State Drops ‘Do Not Eat' Advisory for Illinois River Fish

River generic

Illinois public health officials have dropped a “do not eat” advisory for sport fish in the Illinois River for the first time since the 1970s.

The Illinois Department of Public Health relaxed the warning because concentrations of polychlorinated biphenyls, or PCBs, have declined, the Chicago Tribune reported. The toxic contaminants were banned in 1979 but stick around in the environment, prompting the advisory.

IDPH issues advisories annually based on fish samples collected from 40 to 50 streams, rivers, and inland lakes, as well as from four stations in Lake Michigan. They are geared toward vulnerable populations including pregnant and nursing women, and children younger than age 15.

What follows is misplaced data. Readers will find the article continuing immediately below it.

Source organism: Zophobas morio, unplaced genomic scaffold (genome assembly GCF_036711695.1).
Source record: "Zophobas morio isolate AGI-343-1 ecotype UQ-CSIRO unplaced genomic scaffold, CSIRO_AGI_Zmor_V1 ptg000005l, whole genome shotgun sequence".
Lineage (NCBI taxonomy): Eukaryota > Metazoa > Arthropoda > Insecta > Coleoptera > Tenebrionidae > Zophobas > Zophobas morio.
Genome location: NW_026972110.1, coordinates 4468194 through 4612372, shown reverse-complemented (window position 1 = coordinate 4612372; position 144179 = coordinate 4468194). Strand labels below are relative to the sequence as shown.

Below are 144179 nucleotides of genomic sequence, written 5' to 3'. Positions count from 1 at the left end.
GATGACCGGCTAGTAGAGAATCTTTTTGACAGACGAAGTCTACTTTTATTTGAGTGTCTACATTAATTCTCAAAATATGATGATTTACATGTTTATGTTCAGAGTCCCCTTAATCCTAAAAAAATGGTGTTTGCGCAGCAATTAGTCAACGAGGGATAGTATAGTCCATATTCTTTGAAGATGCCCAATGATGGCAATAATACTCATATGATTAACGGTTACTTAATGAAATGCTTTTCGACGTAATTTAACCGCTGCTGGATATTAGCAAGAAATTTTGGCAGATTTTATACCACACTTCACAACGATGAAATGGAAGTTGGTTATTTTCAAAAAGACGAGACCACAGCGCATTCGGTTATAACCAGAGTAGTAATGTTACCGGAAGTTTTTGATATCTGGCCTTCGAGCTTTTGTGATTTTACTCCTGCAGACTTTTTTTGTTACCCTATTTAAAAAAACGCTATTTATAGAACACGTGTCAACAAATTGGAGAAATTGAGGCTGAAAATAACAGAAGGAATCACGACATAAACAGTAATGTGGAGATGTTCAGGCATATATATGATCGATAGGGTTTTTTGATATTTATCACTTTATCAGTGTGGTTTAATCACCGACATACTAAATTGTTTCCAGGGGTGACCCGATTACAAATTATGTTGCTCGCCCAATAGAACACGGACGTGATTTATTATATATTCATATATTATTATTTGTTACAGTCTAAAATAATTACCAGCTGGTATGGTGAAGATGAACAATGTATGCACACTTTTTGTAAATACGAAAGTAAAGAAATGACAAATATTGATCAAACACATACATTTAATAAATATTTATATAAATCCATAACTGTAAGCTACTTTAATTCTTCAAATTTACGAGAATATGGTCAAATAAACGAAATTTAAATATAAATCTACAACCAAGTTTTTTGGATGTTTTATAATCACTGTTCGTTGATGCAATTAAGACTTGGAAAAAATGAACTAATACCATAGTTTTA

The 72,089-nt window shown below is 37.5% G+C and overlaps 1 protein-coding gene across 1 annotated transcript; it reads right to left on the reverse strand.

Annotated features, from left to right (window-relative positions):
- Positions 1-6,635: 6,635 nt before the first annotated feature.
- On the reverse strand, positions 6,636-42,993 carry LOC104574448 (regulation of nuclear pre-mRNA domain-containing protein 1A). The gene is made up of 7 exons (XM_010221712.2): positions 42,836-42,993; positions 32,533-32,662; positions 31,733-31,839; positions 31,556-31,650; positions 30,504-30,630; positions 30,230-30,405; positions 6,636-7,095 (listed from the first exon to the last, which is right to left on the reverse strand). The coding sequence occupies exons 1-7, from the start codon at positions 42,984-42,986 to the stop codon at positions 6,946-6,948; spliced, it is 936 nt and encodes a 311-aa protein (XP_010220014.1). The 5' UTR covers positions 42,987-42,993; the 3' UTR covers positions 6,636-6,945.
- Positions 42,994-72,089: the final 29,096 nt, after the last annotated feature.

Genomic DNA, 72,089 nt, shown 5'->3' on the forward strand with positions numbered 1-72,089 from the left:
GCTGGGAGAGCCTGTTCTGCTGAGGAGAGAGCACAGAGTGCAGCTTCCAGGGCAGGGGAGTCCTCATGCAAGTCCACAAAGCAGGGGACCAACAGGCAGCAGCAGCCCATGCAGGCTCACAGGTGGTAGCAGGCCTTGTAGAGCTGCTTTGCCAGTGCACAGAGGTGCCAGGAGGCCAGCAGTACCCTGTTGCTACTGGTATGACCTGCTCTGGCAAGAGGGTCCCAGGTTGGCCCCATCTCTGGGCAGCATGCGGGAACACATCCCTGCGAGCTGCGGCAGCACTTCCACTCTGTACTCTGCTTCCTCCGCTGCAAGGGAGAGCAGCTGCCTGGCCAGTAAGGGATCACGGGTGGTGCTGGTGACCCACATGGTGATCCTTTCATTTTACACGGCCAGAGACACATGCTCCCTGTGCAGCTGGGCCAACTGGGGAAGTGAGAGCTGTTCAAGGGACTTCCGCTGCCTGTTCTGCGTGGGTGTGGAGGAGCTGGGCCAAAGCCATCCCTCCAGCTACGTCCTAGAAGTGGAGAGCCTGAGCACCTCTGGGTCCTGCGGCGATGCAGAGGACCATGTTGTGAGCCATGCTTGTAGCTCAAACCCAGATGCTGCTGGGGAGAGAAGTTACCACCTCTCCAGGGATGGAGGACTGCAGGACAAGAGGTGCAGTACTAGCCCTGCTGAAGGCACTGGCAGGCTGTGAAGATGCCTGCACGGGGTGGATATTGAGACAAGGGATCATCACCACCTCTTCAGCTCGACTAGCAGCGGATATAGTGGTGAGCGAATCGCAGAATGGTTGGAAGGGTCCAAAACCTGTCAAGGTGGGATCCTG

The department said there is no known immediate health hazard from eating contaminated fish in Illinois. But there are “concerns about the effects of long-term, low-level exposure” to contaminants including PCBs.

Guidance also was relaxed for some Lake Michigan fish, including whitefish and rainbow trout. Recommended consumption is now no more than one meal a week. Previous guidance was to limit consumption to once per month.

Copyright AP - Associated Press
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